formation and mode of growth ; they are placed in two or
three rows, are well supplied with pigment, and have a definite
direction given to them by the deep follicles from which they
Ordinary sweat-glands are quite numerous, especially in the
upper portions of the lid ; at the lower border we occasionally
find them in a modified form, opening into sebaceous follicles
near or just behind the cilia ; they have a long and wide ori-
fice, and the tubules are filled with fine granular matter, con-
taining occasional roundish masses resembling particles of
Beneath the cutis is a loose connective-tissue layer through
THE EYE. 329
which numerous blood-vessels and nerves pass ; behind this,
and covering the whole extent of the lid, are bundles of the
orbicularis palpebrarum ; some small fasciculi of this muscle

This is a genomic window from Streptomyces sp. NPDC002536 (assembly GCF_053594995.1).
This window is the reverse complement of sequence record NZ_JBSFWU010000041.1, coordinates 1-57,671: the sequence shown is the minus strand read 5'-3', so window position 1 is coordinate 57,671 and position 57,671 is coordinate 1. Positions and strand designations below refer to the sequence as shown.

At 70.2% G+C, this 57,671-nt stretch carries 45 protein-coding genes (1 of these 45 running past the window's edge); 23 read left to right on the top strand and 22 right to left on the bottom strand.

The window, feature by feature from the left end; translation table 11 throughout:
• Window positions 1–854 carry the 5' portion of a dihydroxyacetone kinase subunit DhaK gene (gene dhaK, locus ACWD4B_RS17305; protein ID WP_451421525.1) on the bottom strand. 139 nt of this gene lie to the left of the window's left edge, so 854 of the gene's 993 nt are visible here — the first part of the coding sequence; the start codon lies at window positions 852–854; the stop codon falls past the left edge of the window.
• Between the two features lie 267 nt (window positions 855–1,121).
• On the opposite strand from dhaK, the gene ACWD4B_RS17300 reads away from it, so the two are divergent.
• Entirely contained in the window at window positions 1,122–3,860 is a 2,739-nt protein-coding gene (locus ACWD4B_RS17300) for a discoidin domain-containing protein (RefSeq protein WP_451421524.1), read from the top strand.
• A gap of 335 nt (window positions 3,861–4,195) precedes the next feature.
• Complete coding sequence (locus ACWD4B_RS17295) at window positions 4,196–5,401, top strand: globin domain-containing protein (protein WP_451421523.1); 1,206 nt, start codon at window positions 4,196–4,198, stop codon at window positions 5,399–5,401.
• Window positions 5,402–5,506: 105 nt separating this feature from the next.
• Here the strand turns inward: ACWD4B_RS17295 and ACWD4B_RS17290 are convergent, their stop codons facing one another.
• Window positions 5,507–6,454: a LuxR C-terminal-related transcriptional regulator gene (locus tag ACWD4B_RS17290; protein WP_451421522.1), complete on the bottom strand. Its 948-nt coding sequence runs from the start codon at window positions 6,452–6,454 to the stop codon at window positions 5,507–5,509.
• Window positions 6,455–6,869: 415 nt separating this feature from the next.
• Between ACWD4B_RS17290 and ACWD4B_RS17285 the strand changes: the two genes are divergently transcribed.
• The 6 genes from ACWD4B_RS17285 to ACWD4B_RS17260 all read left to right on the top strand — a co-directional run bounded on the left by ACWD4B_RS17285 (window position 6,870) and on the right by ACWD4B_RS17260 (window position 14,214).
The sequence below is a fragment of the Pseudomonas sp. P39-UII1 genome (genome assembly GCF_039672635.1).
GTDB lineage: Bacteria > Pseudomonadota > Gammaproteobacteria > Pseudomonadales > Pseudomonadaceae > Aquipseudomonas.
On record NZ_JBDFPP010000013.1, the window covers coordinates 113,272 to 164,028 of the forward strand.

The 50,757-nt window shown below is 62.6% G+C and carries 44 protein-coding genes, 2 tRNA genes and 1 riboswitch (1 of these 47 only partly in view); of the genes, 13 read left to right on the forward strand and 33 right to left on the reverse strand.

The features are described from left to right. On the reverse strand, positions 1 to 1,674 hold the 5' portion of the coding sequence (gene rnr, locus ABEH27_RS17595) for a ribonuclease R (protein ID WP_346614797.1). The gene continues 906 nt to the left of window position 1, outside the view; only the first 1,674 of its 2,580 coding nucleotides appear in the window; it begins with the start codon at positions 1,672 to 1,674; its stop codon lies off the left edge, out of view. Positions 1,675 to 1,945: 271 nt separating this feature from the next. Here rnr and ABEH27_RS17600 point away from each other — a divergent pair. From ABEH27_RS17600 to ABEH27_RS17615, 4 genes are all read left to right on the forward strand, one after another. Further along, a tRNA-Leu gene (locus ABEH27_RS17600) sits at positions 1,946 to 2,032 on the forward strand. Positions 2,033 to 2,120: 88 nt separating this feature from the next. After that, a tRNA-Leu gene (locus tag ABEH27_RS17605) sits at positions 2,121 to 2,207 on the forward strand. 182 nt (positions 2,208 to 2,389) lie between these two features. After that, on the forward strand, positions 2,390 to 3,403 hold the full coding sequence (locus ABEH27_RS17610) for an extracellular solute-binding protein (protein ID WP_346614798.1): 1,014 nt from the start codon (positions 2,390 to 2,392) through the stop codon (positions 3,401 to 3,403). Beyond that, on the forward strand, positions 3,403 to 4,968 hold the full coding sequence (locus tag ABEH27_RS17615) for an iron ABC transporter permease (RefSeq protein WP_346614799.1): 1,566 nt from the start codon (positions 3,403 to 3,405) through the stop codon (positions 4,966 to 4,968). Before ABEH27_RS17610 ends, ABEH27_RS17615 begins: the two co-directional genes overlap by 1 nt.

are also found at the lower and inner angle of the lid, enclosing
the openings of the Meibomian glands. These bundles, known
as the musculus ciliaris Riolani, have fibres which are among
the smallest of the striped variety of muscular tissue.
Behind this layer is a thin sheet of loose connective tissue,
which merges without any sharp boundary line into the tar-
sus ; this latter body forms a leaf-shaped plate about twenty
millimetres in length by one millimetre in thickness, and is
composed of very dense connective-tissue fibres separated only
by minute lymph-spaces ; it has few blood-vessels or nerves,
and serves to give the requisite stiffness to the looser tissues of
The Meibomian glands are imbedded in the tarsus. Their
excretory ducts, which are directed at right angles to the pal-
pebral margin, have their openings on the surface of the lid
near its posterior angle. They are lined with epithelium, which
at the external orifice is similar to that in the superficial parts
of the skin ; more internally it is serrated, while in the acini of
the gland it has a cuboidal shape. These glands have a straight
central tube, around which the acini are clustered, and into
which they discharge the sebum, a material composed of epi-
thelial cells that have undergone fatty degeneration. This